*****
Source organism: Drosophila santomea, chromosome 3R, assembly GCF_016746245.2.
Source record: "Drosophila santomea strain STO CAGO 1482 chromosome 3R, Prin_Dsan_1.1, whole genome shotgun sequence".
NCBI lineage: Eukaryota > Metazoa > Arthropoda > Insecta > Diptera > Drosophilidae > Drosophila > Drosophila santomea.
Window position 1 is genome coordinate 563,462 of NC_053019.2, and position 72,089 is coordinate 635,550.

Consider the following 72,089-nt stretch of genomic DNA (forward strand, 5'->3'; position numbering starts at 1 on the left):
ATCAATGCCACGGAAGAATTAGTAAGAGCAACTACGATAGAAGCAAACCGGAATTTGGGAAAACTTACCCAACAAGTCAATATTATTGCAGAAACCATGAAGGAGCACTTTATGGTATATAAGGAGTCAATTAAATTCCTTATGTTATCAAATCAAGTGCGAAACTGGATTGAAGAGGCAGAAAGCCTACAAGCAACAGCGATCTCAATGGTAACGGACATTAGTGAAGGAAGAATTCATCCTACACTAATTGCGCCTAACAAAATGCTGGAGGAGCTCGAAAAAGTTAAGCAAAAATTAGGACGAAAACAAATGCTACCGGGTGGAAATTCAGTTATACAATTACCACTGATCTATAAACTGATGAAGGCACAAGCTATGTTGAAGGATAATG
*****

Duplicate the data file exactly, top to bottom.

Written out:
Source organism: Drosophila santomea, chromosome 3R, assembly GCF_016746245.2.
Source record: "Drosophila santomea strain STO CAGO 1482 chromosome 3R, Prin_Dsan_1.1, whole genome shotgun sequence".
NCBI lineage: Eukaryota > Metazoa > Arthropoda > Insecta > Diptera > Drosophilidae > Drosophila > Drosophila santomea.
Window position 1 is genome coordinate 563,462 of NC_053019.2, and position 72,089 is coordinate 635,550.

Consider the following 72,089-nt stretch of genomic DNA (forward strand, 5'->3'; position numbering starts at 1 on the left):
ATCAATGCCACGGAAGAATTAGTAAGAGCAACTACGATAGAAGCAAACCGGAATTTGGGAAAACTTACCCAACAAGTCAATATTATTGCAGAAACCATGAAGGAGCACTTTATGGTATATAAGGAGTCAATTAAATTCCTTATGTTATCAAATCAAGTGCGAAACTGGATTGAAGAGGCAGAAAGCCTACAAGCAACAGCGATCTCAATGGTAACGGACATTAGTGAAGGAAGAATTCATCCTACACTAATTGCGCCTAACAAAATGCTGGAGGAGCTCGAAAAAGTTAAGCAAAAATTAGGACGAAAACAAATGCTACCGGGTGGAAATTCAGTTATACAATTACCACTGATCTATAAACTGATGAAGGCACAAGCTATGTTGAAGGATAATG